So that feels a little more satisfying, doesn't it? San Diego State was supposed to be a fairly formidable early season out of conference matchup, but the turnover prone offense kept this one at cupcake levels for the hungry Buckeyes.
Last week the statistics assuaged many fans who were ready to write the season off after an actually solid first performance. This week's numbers instead likely just reinforce what you saw with your eyes: that the Buckeyes were hungry for perfection and the offense was in capable hands without Braxton.
Differences in Efficiency
We all knew Kenny G was a smooth operator in limited spurts, but who knew that he could keep the offense humming through four quarters? The Guiton-directed offense was more efficient than last week's performance according to two efficiency metrics, including yards per point and points per play.
Comparing our three metrics for efficiency, we see that the offense put up less prolific yardage totals, but was less prone to negative yardage plays and turnovers. The Buckeyes' yards per point totals improved over last week's 11.5, as did points per play at .588.
These two metrics are highly influenced by both red zone efficiency, touchdown to field goal ratio, and turnovers, so it's easy to see why Guiton's relatively mistake-free day, combined with a perfect 3/3 red zone touchdown percentage, and fewer turnovers kept the offense ticking.
|Offense vs. SDSU||6.4 (6.08)||10.6 (11.4)||.6 (.516)|
The defense was in many ways the mirror image, with the Silver Bullets having a slightly less efficient day according to yards per play, but a much better game when looking at yards per point and points per play.
|Defense vs. SDSU||4.12 (5.08)||40 (15.8)||.103 (.312)|
In fact, the defense's yards per point was over double its number against Buffalo (19.8), indicating that the defense did a great job limiting scoring considering the yards that the Aztec offense was able to put up. Again, the Aztec's four turnovers didn't help here (if only had SDSU kept Dingwell in longer!).
A Pair and Three Spares
Back when Urban Meyer was first hired, the Florida blog Bourbon Meyer wrote Buckeye fans a primer on Urban's style of coaching. One of their pieces of wisdom was this about running backs:
Urbs won a lot of games with Florida using the running back as a tool, but either never used the tailback as a feature in the offense or never recruited a 20+ carry per game guy.
Urban seemed to prove us wrong last season by running Hyde early and often, almost becoming Urban's first 1,000 yard rusher. However, this week it seemed like Urban was more reluctant to consider Hall or any other back as the "feature back," distributing carries more evenly among the committee.
One week certainly doesn't make a trend – especially after Hall's 21 carries and 159 yards last week – but we'll have to keep a close eye on how Meyer utilizes running backs and whether Bourbon Meyer's warning holds up in coming weeks.
Was the platoon style the way to go against SDSU? Probably, simply because it was a great opportunity to get younger guys some experience in an actual game, but also because all of the backs performed well according to the running back success rate (RBSR) metric.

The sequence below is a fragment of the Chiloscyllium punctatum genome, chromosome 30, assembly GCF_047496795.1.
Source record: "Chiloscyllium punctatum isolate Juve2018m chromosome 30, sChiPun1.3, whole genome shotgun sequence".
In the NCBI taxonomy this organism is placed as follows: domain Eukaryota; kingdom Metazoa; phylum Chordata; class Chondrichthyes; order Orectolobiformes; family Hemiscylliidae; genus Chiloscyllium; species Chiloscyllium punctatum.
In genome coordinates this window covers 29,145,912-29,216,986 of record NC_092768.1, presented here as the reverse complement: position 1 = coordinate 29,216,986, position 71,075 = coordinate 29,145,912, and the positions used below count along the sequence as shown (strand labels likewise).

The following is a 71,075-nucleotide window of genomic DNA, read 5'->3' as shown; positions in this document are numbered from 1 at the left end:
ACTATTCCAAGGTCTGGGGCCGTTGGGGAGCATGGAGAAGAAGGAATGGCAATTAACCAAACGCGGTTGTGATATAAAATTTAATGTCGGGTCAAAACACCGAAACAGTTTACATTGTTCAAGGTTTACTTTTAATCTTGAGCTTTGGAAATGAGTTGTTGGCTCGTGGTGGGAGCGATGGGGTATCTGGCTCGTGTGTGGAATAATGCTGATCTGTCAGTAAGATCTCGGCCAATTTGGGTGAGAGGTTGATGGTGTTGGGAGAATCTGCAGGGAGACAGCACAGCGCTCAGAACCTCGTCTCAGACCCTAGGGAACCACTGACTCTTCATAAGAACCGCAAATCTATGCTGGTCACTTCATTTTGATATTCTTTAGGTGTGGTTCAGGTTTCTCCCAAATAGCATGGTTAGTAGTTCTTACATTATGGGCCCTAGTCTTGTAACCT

Wilson hasn't broken off an 80 yard sprinting touchdown yet, but it's clear that he has the ability that everyone raved about during camp. Similarly, we finally got a chance to really see Elliot in action, and he made the most of his six carries.
LET'S GET DEFENSIVE
Despite giving up 216 pass yards, I was impressed with the defense as a whole, which was noticeably better with Barnett and Roby back and a dominating defensive line.
It's always good to see your linebacker core perform well, and especially Curtis Grant, who currently leads the team in tackles.
Ohio State 42, SDSU 7
The defensive line rotated liberally (partly due to Adolphus Washington's first quarter groin injury) and was rewarded for it, getting a lot of production from guys like Steve Miller and Jamal Marcus. Noah Spence continues to make a name for himself as a pass rusher, leading the team with 1.5 sacks and 2.5 TFLs, as well as the most tackles for defensive linemen. I'm sure Washington will have something to say about this when he returns.
- It's never good to have more than two three-and-outs in a game, as more than two is highly correlated with losing. The Buckeye offense had two – one at the beginning and one at the end of the game.
- Similarly, four of the offense's twelve drives ended with less than ten total yards, which is much higher number than Herman would prefer. Two of those failed drives were in the fourth quarter.
- Bosa, Burrows, Trey Johnson, and Vonn Bell all made an impact as freshmen against SDSU.
- For having "the best tight end tandem in college football," I'd really like to see the pair get more passes thrown their way. Heuerman in particular looks dangerous in the intermediate passing game.
- Both Guiton (92.9) and Braxton (96.2 for all of two plays) finished with over a 90 according to ESPN's Quarterback Rating (QBR). How many teams have backup quarterbacks that can manage a 92.9 QBR?
- The Buckeyes held on to the ball for 32:08 (compared to last week's 32:04), averaging 27.5 seconds per play (28.3 against Buffalo).